This condition causes lameness in horses, consistently in the front legs. Commonly it will start with a slow onset of lameness in front, sometimes in one, then the other front leg, eventually to both at the same time. The horse develops a short, choppy stride seen easiest at the trot.

The cause is not fully understood yet – but current thought is that it is caused by poor blood circulation to the navicular bones resulting in poor oxygen and nutrient supply to these bones so they start to degenerate, resulting in a lame horse.

Diagnosis is made via history and physical signs. The horse has front foot lameness centred on the navicular area with no other obvious causes. In the past, diagnosis was based on changes seen in the navicular bone on xrays – this has been shown to be quite wrong.

Some xrays of navicular bones in horses with no current or history of lameness show quite obvious changes – these horses can not be diagnosed with navicular syndrome. Similarly, some horses with correct histories of lameness onset pointing to navicular syndrome, and show pain in the navicular area to hoof testers that is blocked out with local anaesthetic, have no changes visible on xray in these bones – but they are highly likely to have navicular syndrome. Because the cause of navicular syndrome is not fully understood, there is no known prevention regime at this time. With what is known, it makes sense to make sure your horses hooves are orrectly trimmed and shod, to avoid over-extension of the fetlock joint; also that your horse is conditioned properly for the exercise it is to do.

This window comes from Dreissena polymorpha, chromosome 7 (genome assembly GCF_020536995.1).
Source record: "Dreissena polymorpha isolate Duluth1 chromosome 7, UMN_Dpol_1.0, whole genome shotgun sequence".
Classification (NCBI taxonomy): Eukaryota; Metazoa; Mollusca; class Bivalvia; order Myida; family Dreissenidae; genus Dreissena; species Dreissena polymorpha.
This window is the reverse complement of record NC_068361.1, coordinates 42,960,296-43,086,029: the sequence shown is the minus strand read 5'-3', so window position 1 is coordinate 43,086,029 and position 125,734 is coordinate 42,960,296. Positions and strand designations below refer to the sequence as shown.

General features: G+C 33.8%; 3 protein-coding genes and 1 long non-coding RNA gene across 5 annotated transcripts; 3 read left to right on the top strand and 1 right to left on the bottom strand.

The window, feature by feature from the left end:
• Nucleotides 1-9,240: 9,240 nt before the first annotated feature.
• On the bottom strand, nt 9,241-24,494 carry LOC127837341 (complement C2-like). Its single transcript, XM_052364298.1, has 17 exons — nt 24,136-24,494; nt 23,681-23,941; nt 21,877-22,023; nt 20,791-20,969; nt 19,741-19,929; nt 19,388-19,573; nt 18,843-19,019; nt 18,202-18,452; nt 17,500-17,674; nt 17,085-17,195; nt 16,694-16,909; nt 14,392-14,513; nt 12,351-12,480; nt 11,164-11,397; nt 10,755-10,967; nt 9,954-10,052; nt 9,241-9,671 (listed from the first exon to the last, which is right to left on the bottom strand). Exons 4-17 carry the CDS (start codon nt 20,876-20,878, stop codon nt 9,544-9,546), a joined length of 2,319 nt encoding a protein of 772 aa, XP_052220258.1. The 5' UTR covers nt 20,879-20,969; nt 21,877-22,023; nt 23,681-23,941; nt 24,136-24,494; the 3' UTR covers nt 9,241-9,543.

Treatments currently used are not all successful. A combination of proper shoeing, anti-inflammatory drugs (eg phenylbutazone) and a drug called isoxsuprine which increases circulation to the bone has been successful to varying degrees. Neurectomy (cutting and removing a segment) of the branches of the posterior digital nerve that serve the navicular area has been used as a last resort quite successfully – but there are dangers with this surgery for the horse. Note, the new Animal Welfare Bill in NZ deems it illegal to use a neurectomised horse for competition. Talk to your vet if you suspect your horse has this problem.